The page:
The independent variants with suggestive level of association were annotated using FUMA (, including expression quantitative trait loci (which investigates if the expression of a gene is associated with allelic variation at a single nucleotide polymorphism (SNP) of interest) and chromatin state across 127 tissue/cell type. Enrichment in gene ontology (GO) functional categories of genes harbouring variants with a suggestive P-value was also considered. Briefly, this test evaluated the proportion of overlapping genes between those with suggestive association signals and those in GO functional categories using a hypergeometric test.20

The hypothesis that psychiatric traits are highly polygenic has received increasing support in recent years and multimarker tests show higher power than single-variant analysis. Thus, gene- and gene-set (i.e. sets of functionally related genes or pathways) analyses were performed using MAGMA ( in the GSRD group and in all samples using a fixed-effects meta-analysis.21 These analyses are based on multiple regression models that included as predictors the variants in a gene or gene set and the same covariates considered in the variant-level analysis. MAGMA performs both a self-contained (i.e. testing if a gene set is more associated with the trait than it would be expected by chance) and a competitive gene-set analysis, the latter is more conservative and it was applied in this study as it reflects the difference in association between genes in the analysed gene set and genes outside it (i.e. in the rest of the genome). Genotyped variants with MAF <0.01 were included in the gene- and gene-set analyses and different weights were assigned to polymorphisms according to their MAF (rare variants were defined as function of sample size22). The same covariates used for SNP-level analysis were included. For MAGMA gene-level analysis, the false discovery rate (FDR) correction was applied,23 and for gene-set analysis 10 000 permutations were performed. The analysed pathways were downloaded from (Biocarta, KEGG, Gene Ontology, Reactome, microRNA targets and transcription factor targets, v. 6.1).


After quality control, 1148, 1316 and 761 participants (total = 3225) were included in the analysis of TRD versus others, from GSRD, STAR*D and GENDEP, respectively, and 759, 1119 and 336 participants (total = 2214), respectively, for the analyses including only patients with TRD and responders. The clinical–demographic characteristics and number of variants available in the analysed participants are shown in supplementary Table 1 available at All included patients were of White ethnicity, the proportion of patients with TRD broadly varied across studies (60% in STAR*D, 42% in GSRD and 14% in GENDEP).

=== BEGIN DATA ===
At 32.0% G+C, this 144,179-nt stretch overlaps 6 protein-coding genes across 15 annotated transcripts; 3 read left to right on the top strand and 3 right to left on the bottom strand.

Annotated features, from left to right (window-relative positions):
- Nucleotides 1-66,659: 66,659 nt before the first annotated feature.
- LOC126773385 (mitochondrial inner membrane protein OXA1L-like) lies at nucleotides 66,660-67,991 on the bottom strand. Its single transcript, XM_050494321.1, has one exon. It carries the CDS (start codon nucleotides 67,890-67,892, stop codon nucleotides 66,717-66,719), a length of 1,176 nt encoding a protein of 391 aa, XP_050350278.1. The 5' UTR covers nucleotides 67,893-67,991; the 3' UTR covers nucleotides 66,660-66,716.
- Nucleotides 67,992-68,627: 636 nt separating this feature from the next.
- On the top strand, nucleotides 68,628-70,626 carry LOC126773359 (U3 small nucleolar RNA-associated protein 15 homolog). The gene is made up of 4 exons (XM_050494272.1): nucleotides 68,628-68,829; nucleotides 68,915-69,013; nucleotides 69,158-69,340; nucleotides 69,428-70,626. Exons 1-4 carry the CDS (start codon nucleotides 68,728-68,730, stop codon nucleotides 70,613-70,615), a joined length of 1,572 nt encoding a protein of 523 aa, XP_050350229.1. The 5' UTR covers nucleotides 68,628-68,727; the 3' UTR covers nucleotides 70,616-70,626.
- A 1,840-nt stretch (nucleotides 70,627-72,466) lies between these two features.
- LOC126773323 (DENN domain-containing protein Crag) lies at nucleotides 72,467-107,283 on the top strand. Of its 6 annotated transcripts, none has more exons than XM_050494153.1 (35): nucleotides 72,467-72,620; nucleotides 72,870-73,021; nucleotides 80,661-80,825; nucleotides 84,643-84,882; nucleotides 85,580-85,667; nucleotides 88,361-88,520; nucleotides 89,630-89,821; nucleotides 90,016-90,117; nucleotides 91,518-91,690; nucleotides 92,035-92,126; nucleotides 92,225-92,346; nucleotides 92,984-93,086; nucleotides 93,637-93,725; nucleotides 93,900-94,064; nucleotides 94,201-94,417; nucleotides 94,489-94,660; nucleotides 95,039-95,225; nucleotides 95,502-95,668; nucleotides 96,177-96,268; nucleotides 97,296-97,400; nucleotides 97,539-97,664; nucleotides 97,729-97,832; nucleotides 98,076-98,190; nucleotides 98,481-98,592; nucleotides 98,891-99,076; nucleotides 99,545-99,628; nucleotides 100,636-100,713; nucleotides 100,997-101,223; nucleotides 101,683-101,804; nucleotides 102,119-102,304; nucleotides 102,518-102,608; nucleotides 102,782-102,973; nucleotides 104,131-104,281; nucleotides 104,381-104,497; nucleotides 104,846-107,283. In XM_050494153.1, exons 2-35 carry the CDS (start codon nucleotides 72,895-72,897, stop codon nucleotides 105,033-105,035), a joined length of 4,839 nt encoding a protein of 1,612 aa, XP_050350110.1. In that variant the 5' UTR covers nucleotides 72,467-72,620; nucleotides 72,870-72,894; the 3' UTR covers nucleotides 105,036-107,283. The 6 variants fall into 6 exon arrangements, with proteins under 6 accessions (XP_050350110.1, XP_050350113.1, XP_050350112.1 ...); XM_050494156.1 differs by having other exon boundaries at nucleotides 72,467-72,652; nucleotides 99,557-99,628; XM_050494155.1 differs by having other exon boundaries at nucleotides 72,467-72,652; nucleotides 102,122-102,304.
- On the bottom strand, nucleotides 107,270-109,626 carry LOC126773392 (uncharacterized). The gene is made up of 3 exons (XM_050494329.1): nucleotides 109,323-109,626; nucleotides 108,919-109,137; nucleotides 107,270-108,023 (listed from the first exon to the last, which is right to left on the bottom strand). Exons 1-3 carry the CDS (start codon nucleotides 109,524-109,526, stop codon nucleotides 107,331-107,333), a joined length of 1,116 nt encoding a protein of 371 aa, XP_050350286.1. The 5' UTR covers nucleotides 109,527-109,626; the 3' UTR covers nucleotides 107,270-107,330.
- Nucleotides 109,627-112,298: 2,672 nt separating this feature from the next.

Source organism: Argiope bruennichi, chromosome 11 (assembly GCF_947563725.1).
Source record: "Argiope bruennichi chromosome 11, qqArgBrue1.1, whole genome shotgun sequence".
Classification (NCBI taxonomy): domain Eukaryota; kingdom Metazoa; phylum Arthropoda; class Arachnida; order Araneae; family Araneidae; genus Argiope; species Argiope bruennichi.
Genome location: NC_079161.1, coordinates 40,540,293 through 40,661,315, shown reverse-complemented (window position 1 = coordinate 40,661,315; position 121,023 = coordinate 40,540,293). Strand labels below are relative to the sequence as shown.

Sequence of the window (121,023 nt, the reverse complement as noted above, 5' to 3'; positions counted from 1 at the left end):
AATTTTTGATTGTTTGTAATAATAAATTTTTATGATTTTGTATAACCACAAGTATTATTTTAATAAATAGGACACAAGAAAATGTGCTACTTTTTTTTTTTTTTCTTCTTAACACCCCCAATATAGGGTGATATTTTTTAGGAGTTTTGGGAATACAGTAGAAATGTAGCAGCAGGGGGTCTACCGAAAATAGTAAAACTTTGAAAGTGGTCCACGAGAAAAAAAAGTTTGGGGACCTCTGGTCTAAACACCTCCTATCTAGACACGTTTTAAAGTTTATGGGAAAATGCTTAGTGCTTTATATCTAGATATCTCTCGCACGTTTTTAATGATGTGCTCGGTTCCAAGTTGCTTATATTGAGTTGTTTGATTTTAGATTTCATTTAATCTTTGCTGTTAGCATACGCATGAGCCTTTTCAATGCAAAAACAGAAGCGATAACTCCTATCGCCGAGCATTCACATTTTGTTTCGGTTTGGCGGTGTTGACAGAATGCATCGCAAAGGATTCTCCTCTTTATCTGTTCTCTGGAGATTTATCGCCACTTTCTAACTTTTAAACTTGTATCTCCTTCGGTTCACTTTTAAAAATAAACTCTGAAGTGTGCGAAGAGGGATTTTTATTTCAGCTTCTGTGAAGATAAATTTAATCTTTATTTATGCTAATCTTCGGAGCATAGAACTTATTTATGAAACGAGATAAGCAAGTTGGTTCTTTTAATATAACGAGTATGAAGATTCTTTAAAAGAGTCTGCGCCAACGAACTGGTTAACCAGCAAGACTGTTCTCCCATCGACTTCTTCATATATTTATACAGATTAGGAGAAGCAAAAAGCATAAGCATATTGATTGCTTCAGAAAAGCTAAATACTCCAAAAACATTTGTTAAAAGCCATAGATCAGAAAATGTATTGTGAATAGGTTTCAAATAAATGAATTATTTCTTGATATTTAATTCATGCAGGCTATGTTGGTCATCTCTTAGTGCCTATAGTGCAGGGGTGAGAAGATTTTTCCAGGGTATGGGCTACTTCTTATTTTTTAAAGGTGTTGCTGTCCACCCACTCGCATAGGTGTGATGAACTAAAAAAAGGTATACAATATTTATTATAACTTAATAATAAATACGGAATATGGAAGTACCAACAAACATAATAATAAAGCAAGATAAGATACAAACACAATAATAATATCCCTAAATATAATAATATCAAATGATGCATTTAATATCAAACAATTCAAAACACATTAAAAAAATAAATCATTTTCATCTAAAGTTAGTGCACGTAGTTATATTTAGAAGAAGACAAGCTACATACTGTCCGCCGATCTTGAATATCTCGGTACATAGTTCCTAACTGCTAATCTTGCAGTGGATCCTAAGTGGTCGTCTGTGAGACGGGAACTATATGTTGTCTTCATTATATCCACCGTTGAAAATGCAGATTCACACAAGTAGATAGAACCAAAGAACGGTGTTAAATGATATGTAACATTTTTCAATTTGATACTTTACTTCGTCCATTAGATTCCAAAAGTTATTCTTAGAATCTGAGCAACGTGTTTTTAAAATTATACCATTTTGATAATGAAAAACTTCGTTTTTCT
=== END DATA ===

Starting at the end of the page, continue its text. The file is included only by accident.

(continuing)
Single-variant analysis

GSRD participants

In total, 7 605 870 variants were available in this group after quality control and there was no evidence of genomic inflation (lambda values were ~1, QQ plots and lambda values are shown in supplementary Fig. 1). No variant was associated with TRD or symptom improvement at the genome-wide level of significance. The intergenic SNP rs7665833 was the closest to the significance threshold (P = 1.05 × 10−7, phenotype: patients with TRD versus others). The characteristics of variants with suggestive level of association are reported in supplementary Table 2. Genes within the regions harbouring variants with suggestive P-values showed enrichment in GO sets regulating intermediate filament cytoskeleton (supplementary Table 3). These genes were not differentially expressed across 30 general tissue types (supplementary Fig. 2).


Approximately 7 000 000 variants overlapped across the three groups and were included in the meta-analysis (see Fig. 1 for the exact number of SNPs included in each analysis). There was no evidence of genomic inflation (lambda values ~1, QQ plots and lambda values are shown in supplementary Fig. 1). There were no loci associated with the analysed phenotypes, but two intergenic SNPs (rs12160925 and rs12160621) in complete linkage-disequilibrium were close to the significance threshold for association with symptom improvement (P = 9.14 × 10−8). These variants are located upstream of the seizure related 6 homolog like (SEZ6L) gene (supplementary Fig. 3). Other suggestive findings are shown in supplementary Table 4 and Manhattan plots are shown in Fig. 1. Genes in the regions of variants with suggestive P-values showed enrichment particularly in gene sets involved in transcription regulation, apoptosis, calcium signalling, synaptic transmission, second messenger cascades, secretion and response to hormones such as steroids (supplementary Table 5). When considering the phenotype TRD versus response, these genes showed a significant higher expression in the brain cerebellar hemisphere, thyroid and pituitary across 30 tissue types (P = 3.15 × 10−5, 3.15 × 10−4 and 5.01 × 10−4, respectively, supplementary Fig. 4). For the phenotype per cent improvement in patients with TRD and responders, genes of interest showed a significant higher expression in the hypothalamus (P = 3.15 × 10−4, supplementary Fig. 4), whereas there was no differential expression when considering patients with TRD versus others.